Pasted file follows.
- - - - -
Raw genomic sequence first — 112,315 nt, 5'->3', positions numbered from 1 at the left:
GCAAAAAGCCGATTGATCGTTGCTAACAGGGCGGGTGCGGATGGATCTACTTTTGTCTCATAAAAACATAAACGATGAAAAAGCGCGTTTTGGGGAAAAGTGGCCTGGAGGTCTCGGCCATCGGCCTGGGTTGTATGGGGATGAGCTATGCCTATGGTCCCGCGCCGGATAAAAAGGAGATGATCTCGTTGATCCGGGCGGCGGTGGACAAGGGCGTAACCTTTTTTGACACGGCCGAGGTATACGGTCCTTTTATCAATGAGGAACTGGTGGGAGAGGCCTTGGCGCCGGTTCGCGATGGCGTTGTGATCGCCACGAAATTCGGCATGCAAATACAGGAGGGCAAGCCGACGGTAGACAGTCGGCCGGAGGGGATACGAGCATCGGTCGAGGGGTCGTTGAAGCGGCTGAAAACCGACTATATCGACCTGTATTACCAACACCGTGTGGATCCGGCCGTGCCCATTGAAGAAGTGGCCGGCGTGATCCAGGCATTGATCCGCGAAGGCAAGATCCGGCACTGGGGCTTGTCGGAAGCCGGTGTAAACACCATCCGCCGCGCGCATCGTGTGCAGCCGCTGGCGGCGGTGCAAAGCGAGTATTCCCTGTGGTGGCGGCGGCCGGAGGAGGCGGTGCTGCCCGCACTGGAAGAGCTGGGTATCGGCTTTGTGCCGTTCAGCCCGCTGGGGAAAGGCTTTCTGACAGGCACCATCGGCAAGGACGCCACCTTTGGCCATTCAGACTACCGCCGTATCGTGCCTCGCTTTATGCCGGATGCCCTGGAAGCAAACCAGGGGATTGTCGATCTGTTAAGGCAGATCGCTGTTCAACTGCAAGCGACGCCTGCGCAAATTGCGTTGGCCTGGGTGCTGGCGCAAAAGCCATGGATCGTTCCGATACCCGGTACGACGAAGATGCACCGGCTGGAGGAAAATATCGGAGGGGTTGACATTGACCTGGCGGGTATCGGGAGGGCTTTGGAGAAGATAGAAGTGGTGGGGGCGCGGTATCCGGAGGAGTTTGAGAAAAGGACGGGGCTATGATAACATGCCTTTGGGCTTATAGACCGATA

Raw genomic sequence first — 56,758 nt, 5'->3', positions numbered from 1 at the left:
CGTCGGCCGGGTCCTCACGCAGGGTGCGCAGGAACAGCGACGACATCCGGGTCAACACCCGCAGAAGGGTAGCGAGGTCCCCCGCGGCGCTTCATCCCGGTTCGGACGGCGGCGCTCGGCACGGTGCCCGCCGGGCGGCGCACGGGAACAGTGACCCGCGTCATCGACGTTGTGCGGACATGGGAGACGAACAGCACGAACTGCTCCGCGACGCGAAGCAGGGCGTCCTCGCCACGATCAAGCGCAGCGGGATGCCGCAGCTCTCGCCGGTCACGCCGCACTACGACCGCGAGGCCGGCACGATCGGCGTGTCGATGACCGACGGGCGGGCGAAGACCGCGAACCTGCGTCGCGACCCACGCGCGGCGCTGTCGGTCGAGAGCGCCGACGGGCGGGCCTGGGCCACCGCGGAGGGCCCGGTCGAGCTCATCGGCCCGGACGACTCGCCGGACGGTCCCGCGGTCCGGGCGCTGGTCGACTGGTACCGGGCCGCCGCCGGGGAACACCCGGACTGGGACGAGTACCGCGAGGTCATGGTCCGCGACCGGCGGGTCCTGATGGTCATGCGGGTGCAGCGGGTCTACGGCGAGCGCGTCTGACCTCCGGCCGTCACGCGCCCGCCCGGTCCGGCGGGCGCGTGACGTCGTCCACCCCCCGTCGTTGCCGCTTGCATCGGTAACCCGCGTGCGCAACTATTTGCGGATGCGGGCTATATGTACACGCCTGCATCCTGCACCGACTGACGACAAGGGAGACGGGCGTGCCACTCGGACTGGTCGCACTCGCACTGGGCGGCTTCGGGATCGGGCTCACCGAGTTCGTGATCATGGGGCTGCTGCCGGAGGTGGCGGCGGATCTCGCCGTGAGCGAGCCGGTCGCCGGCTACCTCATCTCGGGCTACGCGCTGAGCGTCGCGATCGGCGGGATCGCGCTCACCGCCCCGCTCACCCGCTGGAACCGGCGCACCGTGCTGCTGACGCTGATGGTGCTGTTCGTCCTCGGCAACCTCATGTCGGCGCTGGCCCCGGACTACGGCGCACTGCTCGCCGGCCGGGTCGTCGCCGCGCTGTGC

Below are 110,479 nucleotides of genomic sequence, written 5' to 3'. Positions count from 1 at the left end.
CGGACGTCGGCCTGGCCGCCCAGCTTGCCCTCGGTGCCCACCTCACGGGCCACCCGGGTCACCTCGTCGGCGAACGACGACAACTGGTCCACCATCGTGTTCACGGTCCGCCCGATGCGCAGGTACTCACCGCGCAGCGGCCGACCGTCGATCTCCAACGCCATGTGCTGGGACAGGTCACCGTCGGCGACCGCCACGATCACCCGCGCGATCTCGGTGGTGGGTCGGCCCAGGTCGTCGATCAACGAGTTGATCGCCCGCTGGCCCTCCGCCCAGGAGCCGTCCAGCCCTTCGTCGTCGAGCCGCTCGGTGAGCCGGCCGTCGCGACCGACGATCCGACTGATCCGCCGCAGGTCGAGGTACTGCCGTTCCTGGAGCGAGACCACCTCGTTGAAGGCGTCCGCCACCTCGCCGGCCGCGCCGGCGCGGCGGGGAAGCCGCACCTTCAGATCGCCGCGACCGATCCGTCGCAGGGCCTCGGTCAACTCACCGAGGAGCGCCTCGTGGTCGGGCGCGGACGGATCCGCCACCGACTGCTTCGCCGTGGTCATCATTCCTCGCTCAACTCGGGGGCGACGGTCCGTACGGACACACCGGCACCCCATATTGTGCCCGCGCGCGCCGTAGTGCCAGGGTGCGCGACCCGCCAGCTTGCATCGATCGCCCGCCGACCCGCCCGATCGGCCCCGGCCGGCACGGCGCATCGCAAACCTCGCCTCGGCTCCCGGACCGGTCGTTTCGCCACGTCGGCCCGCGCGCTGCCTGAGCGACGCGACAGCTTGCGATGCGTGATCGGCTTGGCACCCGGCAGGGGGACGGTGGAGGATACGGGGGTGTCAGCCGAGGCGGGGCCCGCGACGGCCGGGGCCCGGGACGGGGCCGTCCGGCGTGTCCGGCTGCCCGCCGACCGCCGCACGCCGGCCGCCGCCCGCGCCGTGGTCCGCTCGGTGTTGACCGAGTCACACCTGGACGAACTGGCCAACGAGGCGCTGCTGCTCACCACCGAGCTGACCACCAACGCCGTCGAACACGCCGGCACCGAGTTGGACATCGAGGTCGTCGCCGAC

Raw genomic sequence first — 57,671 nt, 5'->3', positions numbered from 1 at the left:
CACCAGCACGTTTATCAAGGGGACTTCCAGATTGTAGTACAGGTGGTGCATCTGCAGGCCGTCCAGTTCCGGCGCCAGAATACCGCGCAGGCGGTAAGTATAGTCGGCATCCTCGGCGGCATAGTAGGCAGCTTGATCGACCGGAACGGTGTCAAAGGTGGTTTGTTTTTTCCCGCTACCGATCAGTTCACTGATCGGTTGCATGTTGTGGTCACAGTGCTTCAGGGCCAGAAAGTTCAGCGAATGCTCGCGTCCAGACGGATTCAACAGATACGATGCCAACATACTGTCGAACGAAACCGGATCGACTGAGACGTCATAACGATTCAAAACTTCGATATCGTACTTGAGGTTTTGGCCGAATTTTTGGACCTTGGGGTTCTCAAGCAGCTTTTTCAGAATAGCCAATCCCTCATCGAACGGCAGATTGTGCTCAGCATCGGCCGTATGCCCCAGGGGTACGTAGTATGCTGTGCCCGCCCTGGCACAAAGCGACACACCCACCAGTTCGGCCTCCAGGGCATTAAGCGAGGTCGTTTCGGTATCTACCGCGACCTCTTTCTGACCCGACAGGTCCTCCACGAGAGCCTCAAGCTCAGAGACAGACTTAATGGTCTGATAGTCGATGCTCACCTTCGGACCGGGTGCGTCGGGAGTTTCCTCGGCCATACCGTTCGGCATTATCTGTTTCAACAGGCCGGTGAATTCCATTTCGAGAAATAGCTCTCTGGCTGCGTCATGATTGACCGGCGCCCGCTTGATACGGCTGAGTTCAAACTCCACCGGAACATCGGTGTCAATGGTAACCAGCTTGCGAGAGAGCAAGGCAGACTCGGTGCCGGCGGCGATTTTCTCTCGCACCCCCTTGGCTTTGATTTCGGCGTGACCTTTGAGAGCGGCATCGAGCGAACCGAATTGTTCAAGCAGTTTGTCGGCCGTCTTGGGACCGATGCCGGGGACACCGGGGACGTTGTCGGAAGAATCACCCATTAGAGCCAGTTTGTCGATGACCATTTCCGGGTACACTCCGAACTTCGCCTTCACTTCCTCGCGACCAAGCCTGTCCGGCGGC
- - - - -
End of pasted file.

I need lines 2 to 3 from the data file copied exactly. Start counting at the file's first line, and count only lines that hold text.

GCAAAAAGCCGATTGATCGTTGCTAACAGGGCGGGTGCGGATGGATCTACTTTTGTCTCATAAAAACATAAACGATGAAAAAGCGCGTTTTGGGGAAAAGTGGCCTGGAGGTCTCGGCCATCGGCCTGGGTTGTATGGGGATGAGCTATGCCTATGGTCCCGCGCCGGATAAAAAGGAGATGATCTCGTTGATCCGGGCGGCGGTGGACAAGGGCGTAACCTTTTTTGACACGGCCGAGGTATACGGTCCTTTTATCAATGAGGAACTGGTGGGAGAGGCCTTGGCGCCGGTTCGCGATGGCGTTGTGATCGCCACGAAATTCGGCATGCAAATACAGGAGGGCAAGCCGACGGTAGACAGTCGGCCGGAGGGGATACGAGCATCGGTCGAGGGGTCGTTGAAGCGGCTGAAAACCGACTATATCGACCTGTATTACCAACACCGTGTGGATCCGGCCGTGCCCATTGAAGAAGTGGCCGGCGTGATCCAGGCATTGATCCGCGAAGGCAAGATCCGGCACTGGGGCTTGTCGGAAGCCGGTGTAAACACCATCCGCCGCGCGCATCGTGTGCAGCCGCTGGCGGCGGTGCAAAGCGAGTATTCCCTGTGGTGGCGGCGGCCGGAGGAGGCGGTGCTGCCCGCACTGGAAGAGCTGGGTATCGGCTTTGTGCCGTTCAGCCCGCTGGGGAAAGGCTTTCTGACAGGCACCATCGGCAAGGACGCCACCTTTGGCCATTCAGACTACCGCCGTATCGTGCCTCGCTTTATGCCGGATGCCCTGGAAGCAAACCAGGGGATTGTCGATCTGTTAAGGCAGATCGCTGTTCAACTGCAAGCGACGCCTGCGCAAATTGCGTTGGCCTGGGTGCTGGCGCAAAAGCCATGGATCGTTCCGATACCCGGTACGACGAAGATGCACCGGCTGGAGGAAAATATCGGAGGGGTTGACATTGACCTGGCGGGTATCGGGAGGGCTTTGGAGAAGATAGAAGTGGTGGGGGCGCGGTATCCGGAGGAGTTTGAGAAAAGGACGGGGCTATGATAACATGCCTTTGGGCTTATAGACCGATA

Raw genomic sequence first — 56,758 nt, 5'->3', positions numbered from 1 at the left: